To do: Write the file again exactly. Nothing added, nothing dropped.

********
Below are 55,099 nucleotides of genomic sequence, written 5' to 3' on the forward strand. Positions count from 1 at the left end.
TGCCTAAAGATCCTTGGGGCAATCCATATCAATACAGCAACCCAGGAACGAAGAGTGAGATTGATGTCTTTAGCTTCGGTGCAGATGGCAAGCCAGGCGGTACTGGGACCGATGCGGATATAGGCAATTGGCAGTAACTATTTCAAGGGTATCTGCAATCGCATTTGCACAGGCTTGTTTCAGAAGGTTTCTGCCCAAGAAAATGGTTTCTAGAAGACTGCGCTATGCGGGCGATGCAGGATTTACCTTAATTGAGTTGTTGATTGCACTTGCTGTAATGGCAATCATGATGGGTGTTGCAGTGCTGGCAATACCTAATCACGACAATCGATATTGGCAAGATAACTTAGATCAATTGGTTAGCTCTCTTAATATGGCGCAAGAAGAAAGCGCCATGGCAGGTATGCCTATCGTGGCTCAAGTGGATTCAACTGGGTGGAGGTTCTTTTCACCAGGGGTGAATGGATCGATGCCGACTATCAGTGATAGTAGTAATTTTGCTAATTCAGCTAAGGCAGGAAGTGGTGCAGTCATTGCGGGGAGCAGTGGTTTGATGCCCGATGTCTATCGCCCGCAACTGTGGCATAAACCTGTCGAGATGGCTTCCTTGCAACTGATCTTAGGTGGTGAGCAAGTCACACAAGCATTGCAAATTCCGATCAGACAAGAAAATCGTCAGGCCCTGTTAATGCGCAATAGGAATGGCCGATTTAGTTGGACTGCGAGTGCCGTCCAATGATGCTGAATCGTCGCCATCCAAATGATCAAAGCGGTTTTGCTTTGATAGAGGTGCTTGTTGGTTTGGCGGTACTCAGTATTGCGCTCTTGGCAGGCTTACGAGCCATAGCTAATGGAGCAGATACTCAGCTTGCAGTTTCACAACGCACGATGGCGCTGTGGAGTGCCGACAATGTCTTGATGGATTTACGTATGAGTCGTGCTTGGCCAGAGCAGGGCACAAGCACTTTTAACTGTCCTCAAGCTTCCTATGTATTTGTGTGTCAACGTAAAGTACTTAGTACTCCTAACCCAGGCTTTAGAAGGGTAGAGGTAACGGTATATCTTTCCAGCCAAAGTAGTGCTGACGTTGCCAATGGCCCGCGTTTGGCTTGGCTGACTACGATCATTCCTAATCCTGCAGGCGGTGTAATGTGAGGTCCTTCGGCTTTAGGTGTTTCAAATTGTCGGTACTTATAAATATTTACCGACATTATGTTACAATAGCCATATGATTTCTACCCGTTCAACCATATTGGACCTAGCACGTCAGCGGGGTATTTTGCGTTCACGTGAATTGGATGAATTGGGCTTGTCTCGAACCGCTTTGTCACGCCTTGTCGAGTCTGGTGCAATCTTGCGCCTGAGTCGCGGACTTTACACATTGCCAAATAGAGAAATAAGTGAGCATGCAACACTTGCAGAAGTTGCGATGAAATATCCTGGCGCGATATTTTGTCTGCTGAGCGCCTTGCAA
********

Below are 55,099 nucleotides of genomic sequence, written 5' to 3' on the forward strand. Positions count from 1 at the left end.
TGCCTAAAGATCCTTGGGGCAATCCATATCAATACAGCAACCCAGGAACGAAGAGTGAGATTGATGTCTTTAGCTTCGGTGCAGATGGCAAGCCAGGCGGTACTGGGACCGATGCGGATATAGGCAATTGGCAGTAACTATTTCAAGGGTATCTGCAATCGCATTTGCACAGGCTTGTTTCAGAAGGTTTCTGCCCAAGAAAATGGTTTCTAGAAGACTGCGCTATGCGGGCGATGCAGGATTTACCTTAATTGAGTTGTTGATTGCACTTGCTGTAATGGCAATCATGATGGGTGTTGCAGTGCTGGCAATACCTAATCACGACAATCGATATTGGCAAGATAACTTAGATCAATTGGTTAGCTCTCTTAATATGGCGCAAGAAGAAAGCGCCATGGCAGGTATGCCTATCGTGGCTCAAGTGGATTCAACTGGGTGGAGGTTCTTTTCACCAGGGGTGAATGGATCGATGCCGACTATCAGTGATAGTAGTAATTTTGCTAATTCAGCTAAGGCAGGAAGTGGTGCAGTCATTGCGGGGAGCAGTGGTTTGATGCCCGATGTCTATCGCCCGCAACTGTGGCATAAACCTGTCGAGATGGCTTCCTTGCAACTGATCTTAGGTGGTGAGCAAGTCACACAAGCATTGCAAATTCCGATCAGACAAGAAAATCGTCAGGCCCTGTTAATGCGCAATAGGAATGGCCGATTTAGTTGGACTGCGAGTGCCGTCCAATGATGCTGAATCGTCGCCATCCAAATGATCAAAGCGGTTTTGCTTTGATAGAGGTGCTTGTTGGTTTGGCGGTACTCAGTATTGCGCTCTTGGCAGGCTTACGAGCCATAGCTAATGGAGCAGATACTCAGCTTGCAGTTTCACAACGCACGATGGCGCTGTGGAGTGCCGACAATGTCTTGATGGATTTACGTATGAGTCGTGCTTGGCCAGAGCAGGGCACAAGCACTTTTAACTGTCCTCAAGCTTCCTATGTATTTGTGTGTCAACGTAAAGTACTTAGTACTCCTAACCCAGGCTTTAGAAGGGTAGAGGTAACGGTATATCTTTCCAGCCAAAGTAGTGCTGACGTTGCCAATGGCCCGCGTTTGGCTTGGCTGACTACGATCATTCCTAATCCTGCAGGCGGTGTAATGTGAGGTCCTTCGGCTTTAGGTGTTTCAAATTGTCGGTACTTATAAATATTTACCGACATTATGTTACAATAGCCATATGATTTCTACCCGTTCAACCATATTGGACCTAGCACGTCAGCGGGGTATTTTGCGTTCACGTGAATTGGATGAATTGGGCTTGTCTCGAACCGCTTTGTCACGCCTTGTCGAGTCTGGTGCAATCTTGCGCCTGAGTCGCGGACTTTACACATTGCCAAATAGAGAAATAAGTGAGCATGCAACACTTGCAGAAGTTGCGATGAAATATCCTGGCGCGATATTTTGTCTGCTGAGCGCCTTGCAA